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Writing tests


Playwright tests are simple, they

  • perform actions, and
  • assert the state against expectations.

There is no need to wait for anything prior to performing an action: Playwright automatically waits for the wide range of actionability checks to pass prior to performing each action.

There is also no need to deal with the race conditions when performing the checks - Playwright assertions are designed in a way that they describe the expectations that need to be eventually met.

That's it! These design choices allow Playwright users to forget about flaky timeouts and racy checks in their tests altogether.

You will learn

First test

Take a look at the following example to see how to write a test. Note how the file name follows the test_ prefix convention as well as each test name.
import re
from playwright.sync_api import Page, expect

def test_has_title(page: Page):

# Expect a title "to contain" a substring.

def test_get_started_link(page: Page):

# Click the get started link.
page.get_by_role("link", name="Get started").click()

# Expects page to have a heading with the name of Installation.
expect(page.get_by_role("heading", name="Installation")).to_be_visible()


Most of the tests will start with navigating page to the URL. After that, test will be able to interact with the page elements.


Playwright will wait for page to reach the load state prior to moving forward. Learn more about the page.goto() options.


Performing actions starts with locating the elements. Playwright uses Locators API for that. Locators represent a way to find element(s) on the page at any moment, learn more about the different types of locators available. Playwright will wait for the element to be actionable prior to performing the action, so there is no need to wait for it to become available.

# Create a locator.
get_started = page.get_by_role("link", name="Get started")

# Click it.

In most cases, it'll be written in one line:

page.get_by_role("link", name="Get started").click()

Basic actions

This is the list of the most popular Playwright actions. Note that there are many more, so make sure to check the Locator API section to learn more about them.

locator.check()Check the input checkbox the element
locator.uncheck()Uncheck the input checkbox
locator.hover()Hover mouse over the element
locator.fill()Fill the form field, input text
locator.focus()Focus the element single key
locator.set_input_files()Pick files to upload
locator.select_option()Select option in the drop down


Playwright includes assertions that will wait until the expected condition is met. Using these assertions allows making the tests non-flaky and resilient. For example, this code will wait until the page gets the title containing "Playwright":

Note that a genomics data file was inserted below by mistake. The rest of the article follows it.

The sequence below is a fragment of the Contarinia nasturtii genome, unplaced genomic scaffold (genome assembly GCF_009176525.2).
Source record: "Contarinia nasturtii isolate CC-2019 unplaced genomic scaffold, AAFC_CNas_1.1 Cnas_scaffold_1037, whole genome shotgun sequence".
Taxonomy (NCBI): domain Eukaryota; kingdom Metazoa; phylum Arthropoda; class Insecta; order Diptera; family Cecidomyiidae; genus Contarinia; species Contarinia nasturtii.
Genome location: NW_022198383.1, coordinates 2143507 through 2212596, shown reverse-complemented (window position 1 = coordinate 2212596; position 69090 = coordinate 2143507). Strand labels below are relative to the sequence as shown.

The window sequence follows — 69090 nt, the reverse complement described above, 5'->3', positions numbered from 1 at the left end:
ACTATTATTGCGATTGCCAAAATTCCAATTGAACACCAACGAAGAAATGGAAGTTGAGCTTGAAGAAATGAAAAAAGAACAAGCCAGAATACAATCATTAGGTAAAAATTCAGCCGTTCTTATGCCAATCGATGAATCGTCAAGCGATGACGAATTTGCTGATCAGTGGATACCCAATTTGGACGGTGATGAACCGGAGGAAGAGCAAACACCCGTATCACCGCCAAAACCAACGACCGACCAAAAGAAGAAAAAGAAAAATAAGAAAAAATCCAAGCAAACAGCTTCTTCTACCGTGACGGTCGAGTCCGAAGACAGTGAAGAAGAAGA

import re
from playwright.sync_api import expect


Here is the list of the most popular async assertions. Note that there are many more to get familiar with:

expect(locator).to_be_checked()Checkbox is checked
expect(locator).to_be_enabled()Control is enabled
expect(locator).to_be_visible()Element is visible
expect(locator).to_contain_text()Element contains text
expect(locator).to_have_attribute()Element has attribute
expect(locator).to_have_count()List of elements has given length
expect(locator).to_have_text()Element matches text
expect(locator).to_have_value()Input element has value
expect(page).to_have_title()Page has title
expect(page).to_have_url()Page has URL

Test isolation

The Playwright Pytest plugin is based on the concept of test fixtures such as the built in page fixture, which is passed into your test. Pages are isolated between tests due to the Browser Context, which is equivalent to a brand new browser profile, where every test gets a fresh environment, even when multiple tests run in a single Browser.
from playwright.sync_api import Page

def test_example_test(page: Page):
# "page" belongs to an isolated BrowserContext, created for this specific test.

def test_another_test(page: Page):
# "page" in this second test is completely isolated from the first test.

Using fixtures

You can use various fixtures to execute code before or after your tests and to share objects between them. A function scoped fixture e.g. with autouse behaves like a beforeEach/afterEach. And a module scoped fixture with autouse behaves like a beforeAll/afterAll which runs before all and after all the tests.
import pytest
from playwright.sync_api import Page, expect

@pytest.fixture(scope="function", autouse=True)
def before_each_after_each(page: Page):

print("before the test runs")

# Go to the starting url before each test.

print("after the test runs")

def test_main_navigation(page: Page):
# Assertions use the expect API.

What's next